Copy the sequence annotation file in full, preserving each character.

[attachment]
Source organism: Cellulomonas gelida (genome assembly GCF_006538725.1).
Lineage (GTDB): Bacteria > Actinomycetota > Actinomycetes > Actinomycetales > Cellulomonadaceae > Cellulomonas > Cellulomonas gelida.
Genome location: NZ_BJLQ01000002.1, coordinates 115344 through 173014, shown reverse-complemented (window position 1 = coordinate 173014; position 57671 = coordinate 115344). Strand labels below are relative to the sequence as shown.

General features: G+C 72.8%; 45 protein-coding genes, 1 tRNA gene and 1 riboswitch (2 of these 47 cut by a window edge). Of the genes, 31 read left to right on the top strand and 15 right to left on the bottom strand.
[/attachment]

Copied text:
Source organism: Cellulomonas gelida (genome assembly GCF_006538725.1).
Lineage (GTDB): Bacteria > Actinomycetota > Actinomycetes > Actinomycetales > Cellulomonadaceae > Cellulomonas > Cellulomonas gelida.
Genome location: NZ_BJLQ01000002.1, coordinates 115344 through 173014, shown reverse-complemented (window position 1 = coordinate 173014; position 57671 = coordinate 115344). Strand labels below are relative to the sequence as shown.

General features: G+C 72.8%; 45 protein-coding genes, 1 tRNA gene and 1 riboswitch (2 of these 47 cut by a window edge). Of the genes, 31 read left to right on the top strand and 15 right to left on the bottom strand.